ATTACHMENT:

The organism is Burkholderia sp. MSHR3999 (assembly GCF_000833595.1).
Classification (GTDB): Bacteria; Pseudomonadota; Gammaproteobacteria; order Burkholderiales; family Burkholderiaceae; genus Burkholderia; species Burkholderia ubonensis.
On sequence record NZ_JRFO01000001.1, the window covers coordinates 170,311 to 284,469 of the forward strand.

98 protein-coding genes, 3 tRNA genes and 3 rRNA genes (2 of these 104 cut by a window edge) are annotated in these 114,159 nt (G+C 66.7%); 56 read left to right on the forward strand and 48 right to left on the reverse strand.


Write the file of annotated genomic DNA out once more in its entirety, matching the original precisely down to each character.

The organism is Burkholderia sp. MSHR3999 (assembly GCF_000833595.1).
Classification (GTDB): Bacteria; Pseudomonadota; Gammaproteobacteria; order Burkholderiales; family Burkholderiaceae; genus Burkholderia; species Burkholderia ubonensis.
On sequence record NZ_JRFO01000001.1, the window covers coordinates 170,311 to 284,469 of the forward strand.

98 protein-coding genes, 3 tRNA genes and 3 rRNA genes (2 of these 104 cut by a window edge) are annotated in these 114,159 nt (G+C 66.7%); 56 read left to right on the forward strand and 48 right to left on the reverse strand.